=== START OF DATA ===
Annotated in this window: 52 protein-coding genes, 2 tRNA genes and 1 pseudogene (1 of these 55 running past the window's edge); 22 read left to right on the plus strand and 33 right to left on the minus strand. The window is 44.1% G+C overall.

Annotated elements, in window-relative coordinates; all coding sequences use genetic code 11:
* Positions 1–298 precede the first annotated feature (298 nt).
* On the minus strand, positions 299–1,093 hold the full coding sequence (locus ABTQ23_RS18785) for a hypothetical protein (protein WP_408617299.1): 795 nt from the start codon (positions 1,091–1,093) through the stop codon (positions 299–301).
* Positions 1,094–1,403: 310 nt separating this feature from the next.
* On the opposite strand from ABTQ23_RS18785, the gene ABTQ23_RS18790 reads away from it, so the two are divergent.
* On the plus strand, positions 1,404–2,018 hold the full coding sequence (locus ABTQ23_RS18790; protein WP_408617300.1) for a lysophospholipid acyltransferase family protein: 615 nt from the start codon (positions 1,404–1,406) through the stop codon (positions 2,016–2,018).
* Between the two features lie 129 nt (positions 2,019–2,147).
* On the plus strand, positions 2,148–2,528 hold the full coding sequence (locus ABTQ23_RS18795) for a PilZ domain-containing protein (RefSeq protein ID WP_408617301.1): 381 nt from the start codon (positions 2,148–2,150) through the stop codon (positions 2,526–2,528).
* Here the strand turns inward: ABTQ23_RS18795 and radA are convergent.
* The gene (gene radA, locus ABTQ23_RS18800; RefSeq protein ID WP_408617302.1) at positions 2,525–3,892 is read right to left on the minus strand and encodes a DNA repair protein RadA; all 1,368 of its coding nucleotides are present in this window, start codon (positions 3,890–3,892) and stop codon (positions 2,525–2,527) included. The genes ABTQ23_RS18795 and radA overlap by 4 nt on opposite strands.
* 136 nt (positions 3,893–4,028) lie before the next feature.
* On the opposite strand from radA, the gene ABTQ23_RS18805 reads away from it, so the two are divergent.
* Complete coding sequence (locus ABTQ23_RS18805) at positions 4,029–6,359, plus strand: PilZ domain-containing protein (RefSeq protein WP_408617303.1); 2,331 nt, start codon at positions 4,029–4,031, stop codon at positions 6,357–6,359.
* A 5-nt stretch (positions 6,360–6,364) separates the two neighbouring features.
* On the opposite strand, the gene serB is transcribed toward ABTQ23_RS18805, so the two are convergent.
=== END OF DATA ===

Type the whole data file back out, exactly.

Annotated in this window: 52 protein-coding genes, 2 tRNA genes and 1 pseudogene (1 of these 55 running past the window's edge); 22 read left to right on the plus strand and 33 right to left on the minus strand. The window is 44.1% G+C overall.

Annotated elements, in window-relative coordinates; all coding sequences use genetic code 11:
* Positions 1–298 precede the first annotated feature (298 nt).
* On the minus strand, positions 299–1,093 hold the full coding sequence (locus ABTQ23_RS18785) for a hypothetical protein (protein WP_408617299.1): 795 nt from the start codon (positions 1,091–1,093) through the stop codon (positions 299–301).
* Positions 1,094–1,403: 310 nt separating this feature from the next.
* On the opposite strand from ABTQ23_RS18785, the gene ABTQ23_RS18790 reads away from it, so the two are divergent.
* On the plus strand, positions 1,404–2,018 hold the full coding sequence (locus ABTQ23_RS18790; protein WP_408617300.1) for a lysophospholipid acyltransferase family protein: 615 nt from the start codon (positions 1,404–1,406) through the stop codon (positions 2,016–2,018).
* Between the two features lie 129 nt (positions 2,019–2,147).
* On the plus strand, positions 2,148–2,528 hold the full coding sequence (locus ABTQ23_RS18795) for a PilZ domain-containing protein (RefSeq protein ID WP_408617301.1): 381 nt from the start codon (positions 2,148–2,150) through the stop codon (positions 2,526–2,528).
* Here the strand turns inward: ABTQ23_RS18795 and radA are convergent.
* The gene (gene radA, locus ABTQ23_RS18800; RefSeq protein ID WP_408617302.1) at positions 2,525–3,892 is read right to left on the minus strand and encodes a DNA repair protein RadA; all 1,368 of its coding nucleotides are present in this window, start codon (positions 3,890–3,892) and stop codon (positions 2,525–2,527) included. The genes ABTQ23_RS18795 and radA overlap by 4 nt on opposite strands.
* 136 nt (positions 3,893–4,028) lie before the next feature.
* On the opposite strand from radA, the gene ABTQ23_RS18805 reads away from it, so the two are divergent.
* Complete coding sequence (locus ABTQ23_RS18805) at positions 4,029–6,359, plus strand: PilZ domain-containing protein (RefSeq protein WP_408617303.1); 2,331 nt, start codon at positions 4,029–4,031, stop codon at positions 6,357–6,359.
* A 5-nt stretch (positions 6,360–6,364) separates the two neighbouring features.
* On the opposite strand, the gene serB is transcribed toward ABTQ23_RS18805, so the two are convergent.